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Research shows drastic workplace changes by 2030

10 July 2008

By 2030 the corporate office as we know it today will no longer exist, according to new research by Johnson Controls Global WorkPlace Innovation. Instead, we will be working more from home and our work/life balance will be greatly improved as work, home and social lives become more closely entwined.

Our workplaces will evolve and continuously adapt to the changing global conditions to remain successful. The study, ‘Tomorrow’s Sustainable Workplace: Imagineering the Future’1 looks at how changing economic threats, emerging markets, and health scares to mass migration and a rise of insecurity could have a dramatic impact on the way we live and work.

According to Dr. Marie Puybaraud, Director of Global WorkPlace Innovation at Johnson Controls, we will have a more technology enabled and environmentally friendly environment. “Our approach to how we work is going to change as we keep a pace with wider social and economic developments. We will work more collaboratively, as employees we will have a greater voice and be able to help drive our businesses forward. The rise of home working is going to lessen the environmental impact of us travelling to work and the growth of technology is going to allow us to achieve even more from outside the office environment.”

This report is the second of a series of three, produced in collaboration with The Futures Academy at the Dublin Institute for Technology. Based upon the Futures Methodology, which has been used extensively to understand tomorrow’s business mind by considering issues, trends and challenges, the report looks at factors that will define our workplace in 2030 by using scenarios to define probable futures.

The first report, ‘Workplace Futures: A Prospective Through Scenarios’2, identified three distinct global futures – Jazz, Wise Counsels and Dantesque. Johnson Controls uses these futures in ‘Tomorrow’s Sustainable Workplace’ to predict how and where we will be working by 2030.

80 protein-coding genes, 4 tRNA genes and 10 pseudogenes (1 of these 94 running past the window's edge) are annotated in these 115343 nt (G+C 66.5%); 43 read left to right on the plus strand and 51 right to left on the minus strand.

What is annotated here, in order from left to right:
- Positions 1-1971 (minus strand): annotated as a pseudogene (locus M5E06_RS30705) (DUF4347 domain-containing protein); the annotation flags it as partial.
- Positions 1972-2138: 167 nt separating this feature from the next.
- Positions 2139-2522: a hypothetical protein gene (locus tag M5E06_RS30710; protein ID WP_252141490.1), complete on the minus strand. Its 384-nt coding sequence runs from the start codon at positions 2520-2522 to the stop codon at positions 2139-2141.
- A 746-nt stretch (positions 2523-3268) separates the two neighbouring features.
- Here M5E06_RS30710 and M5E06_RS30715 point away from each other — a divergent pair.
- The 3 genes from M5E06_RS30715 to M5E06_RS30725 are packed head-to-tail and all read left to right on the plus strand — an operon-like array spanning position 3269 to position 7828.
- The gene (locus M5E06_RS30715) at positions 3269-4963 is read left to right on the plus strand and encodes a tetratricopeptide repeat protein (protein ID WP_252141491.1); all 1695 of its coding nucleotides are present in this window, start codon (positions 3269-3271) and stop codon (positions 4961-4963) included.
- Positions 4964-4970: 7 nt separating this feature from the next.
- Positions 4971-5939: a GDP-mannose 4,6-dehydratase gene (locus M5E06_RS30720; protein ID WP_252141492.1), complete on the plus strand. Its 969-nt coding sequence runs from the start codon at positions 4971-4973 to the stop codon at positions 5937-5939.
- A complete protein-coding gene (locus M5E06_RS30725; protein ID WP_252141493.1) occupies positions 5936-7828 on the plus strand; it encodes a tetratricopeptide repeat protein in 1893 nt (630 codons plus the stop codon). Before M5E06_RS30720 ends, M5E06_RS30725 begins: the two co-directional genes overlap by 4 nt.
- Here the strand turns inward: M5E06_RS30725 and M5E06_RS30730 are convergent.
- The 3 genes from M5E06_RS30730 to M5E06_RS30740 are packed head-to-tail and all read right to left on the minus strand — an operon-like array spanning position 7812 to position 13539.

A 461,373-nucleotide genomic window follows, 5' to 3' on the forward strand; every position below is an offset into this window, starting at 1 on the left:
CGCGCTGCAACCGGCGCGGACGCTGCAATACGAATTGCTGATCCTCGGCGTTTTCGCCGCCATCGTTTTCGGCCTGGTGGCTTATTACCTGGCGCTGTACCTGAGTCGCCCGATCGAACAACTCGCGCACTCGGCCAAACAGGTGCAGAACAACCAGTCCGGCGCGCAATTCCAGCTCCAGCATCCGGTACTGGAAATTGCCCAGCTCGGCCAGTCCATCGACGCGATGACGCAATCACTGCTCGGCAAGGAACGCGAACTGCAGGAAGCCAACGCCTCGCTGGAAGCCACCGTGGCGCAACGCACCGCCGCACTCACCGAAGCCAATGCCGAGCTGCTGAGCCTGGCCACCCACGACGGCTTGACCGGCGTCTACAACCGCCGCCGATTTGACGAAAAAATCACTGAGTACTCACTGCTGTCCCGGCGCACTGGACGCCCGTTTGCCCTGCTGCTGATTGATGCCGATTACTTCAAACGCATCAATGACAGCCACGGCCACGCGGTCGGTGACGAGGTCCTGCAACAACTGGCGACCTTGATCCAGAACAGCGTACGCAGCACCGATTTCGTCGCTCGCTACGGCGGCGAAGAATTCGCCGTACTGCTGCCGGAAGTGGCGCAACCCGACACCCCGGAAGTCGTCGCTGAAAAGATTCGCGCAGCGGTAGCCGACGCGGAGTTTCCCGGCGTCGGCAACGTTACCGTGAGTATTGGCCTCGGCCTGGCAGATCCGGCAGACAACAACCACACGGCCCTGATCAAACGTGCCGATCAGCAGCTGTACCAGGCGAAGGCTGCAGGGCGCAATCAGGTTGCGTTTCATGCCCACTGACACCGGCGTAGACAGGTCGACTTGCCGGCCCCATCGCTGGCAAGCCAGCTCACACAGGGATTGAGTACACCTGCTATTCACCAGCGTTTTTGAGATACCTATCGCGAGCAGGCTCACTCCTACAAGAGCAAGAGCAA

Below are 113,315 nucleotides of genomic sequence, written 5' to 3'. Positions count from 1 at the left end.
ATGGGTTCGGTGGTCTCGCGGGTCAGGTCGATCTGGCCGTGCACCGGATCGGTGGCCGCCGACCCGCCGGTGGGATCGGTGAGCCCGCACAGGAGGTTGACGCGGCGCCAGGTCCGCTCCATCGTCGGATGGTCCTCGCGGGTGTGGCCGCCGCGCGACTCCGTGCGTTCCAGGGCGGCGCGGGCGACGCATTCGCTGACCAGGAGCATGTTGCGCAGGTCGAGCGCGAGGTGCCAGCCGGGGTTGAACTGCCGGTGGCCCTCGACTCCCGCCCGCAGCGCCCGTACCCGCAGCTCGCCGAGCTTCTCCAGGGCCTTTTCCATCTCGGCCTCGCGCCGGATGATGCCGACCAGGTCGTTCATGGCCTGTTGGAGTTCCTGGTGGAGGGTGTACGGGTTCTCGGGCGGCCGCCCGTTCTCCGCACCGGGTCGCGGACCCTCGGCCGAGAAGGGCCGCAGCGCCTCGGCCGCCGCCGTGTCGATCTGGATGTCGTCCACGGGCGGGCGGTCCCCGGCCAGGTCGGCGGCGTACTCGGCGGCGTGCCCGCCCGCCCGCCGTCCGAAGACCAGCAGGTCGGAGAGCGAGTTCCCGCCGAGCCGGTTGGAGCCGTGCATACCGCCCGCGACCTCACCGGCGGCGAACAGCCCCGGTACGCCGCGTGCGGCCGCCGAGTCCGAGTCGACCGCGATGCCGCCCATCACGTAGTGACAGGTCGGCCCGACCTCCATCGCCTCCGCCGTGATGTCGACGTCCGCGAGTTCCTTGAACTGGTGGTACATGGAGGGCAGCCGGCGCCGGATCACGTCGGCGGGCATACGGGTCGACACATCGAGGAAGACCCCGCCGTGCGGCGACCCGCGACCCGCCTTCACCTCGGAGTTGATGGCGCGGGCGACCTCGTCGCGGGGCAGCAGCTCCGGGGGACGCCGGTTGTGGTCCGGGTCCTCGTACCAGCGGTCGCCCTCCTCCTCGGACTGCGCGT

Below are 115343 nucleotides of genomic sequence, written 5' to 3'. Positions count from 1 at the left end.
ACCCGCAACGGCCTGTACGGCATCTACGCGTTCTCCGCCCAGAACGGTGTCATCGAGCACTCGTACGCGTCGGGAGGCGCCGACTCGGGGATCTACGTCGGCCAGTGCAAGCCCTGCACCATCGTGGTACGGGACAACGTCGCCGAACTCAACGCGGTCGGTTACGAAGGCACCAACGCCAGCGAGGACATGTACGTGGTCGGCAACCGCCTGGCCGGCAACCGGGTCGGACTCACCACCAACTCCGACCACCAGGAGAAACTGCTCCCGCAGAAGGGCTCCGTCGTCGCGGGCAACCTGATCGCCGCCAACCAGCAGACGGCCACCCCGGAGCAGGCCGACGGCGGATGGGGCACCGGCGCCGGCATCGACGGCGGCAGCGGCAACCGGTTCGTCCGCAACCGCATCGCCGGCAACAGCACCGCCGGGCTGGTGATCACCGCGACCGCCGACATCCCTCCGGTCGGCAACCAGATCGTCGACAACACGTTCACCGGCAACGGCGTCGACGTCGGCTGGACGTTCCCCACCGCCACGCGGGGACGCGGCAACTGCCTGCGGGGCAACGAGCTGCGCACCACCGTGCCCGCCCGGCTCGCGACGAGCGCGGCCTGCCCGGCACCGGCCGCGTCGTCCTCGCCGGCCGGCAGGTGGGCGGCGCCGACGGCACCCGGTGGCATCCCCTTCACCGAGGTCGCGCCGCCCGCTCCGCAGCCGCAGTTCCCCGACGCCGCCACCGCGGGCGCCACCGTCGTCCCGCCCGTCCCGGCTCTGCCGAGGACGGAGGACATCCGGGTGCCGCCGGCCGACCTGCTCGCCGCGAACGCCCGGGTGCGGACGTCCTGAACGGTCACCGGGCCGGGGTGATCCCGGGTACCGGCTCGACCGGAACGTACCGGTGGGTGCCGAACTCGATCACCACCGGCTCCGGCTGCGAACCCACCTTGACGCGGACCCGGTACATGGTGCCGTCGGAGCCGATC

The three very different scenarios for 2030 are:
�� Hive – where economic growth rapidly accelerates, driven by technological advances and deregulation. Major disasters cause knowledge workers to take refuge in home-working and the corporate office no longer exists.
�� Eco-Office – a stable, knowledge based, global economy based on collaboration and consensus, and focused on environmental balance and social progress. Eco-offices, similar to hotels, emerge, providing good services to improve quality of life and work and to attract the top talent.
�� Gattacca – a fragmented, disjointed and insecure world in which economic stagnation emphasises cultural and racial differences. The corporate hierarchical structure is now more prominent and the workplace is similar to a production line in a manufacturing plant.

Johnson Controls believes that the Eco-Office is the most likely scenario where offices are more like hotels; employees can ‘check-in’ to work and use local amenities. Offices will be located in employee villages, characterised by sustainable transport and biodiversity plans. New workplace structures, life-long learning and corporate culture will lead us from a knowledge to a wisdom revolution.

If Hive or Gattaca become reality, we will be faced with a much darker working environment. Global pandemics make us fearful to go out, leading to environments where work, home and social life combine; or a fragmented, insecure world leads us to fear our colleagues and work intensive and long hours for little pay or reward.

Whilst the probable future is a mixture of all three scenarios, for businesses, achieving the sustainable workplace is going to require a shift in traditional thinking. Rather than short three to five year planning, a strong strategic vision needs to be developed that spans decades rather than years.

Chairman of the Futures Academy Professor John Ratcliffe, co-author of the report with Ruth Saurin, comments: “The global context for business continues to change at an unprecedented rate and few deny that sustainability will be a key driver of change on the corporate world at every level and across all sectors over the next 50 years. The workplace of the future will have to be even more flexible and adaptable to facilitate growth. We have to develop a mind-set that views sustainability of the workplace with a longer term perspective and escape from seeking superficial and singular solutions to issues such as energy performance and BREEAM. Above all, we need to be innovative in our approach to universal connectivity and investigate how it can help us sustain business, society and planet.”

To find out more about Tomorrow’s Sustainable WorkPlace, or purchase a full copy of the report visit www.globalworkplaceinnovation.co.uk


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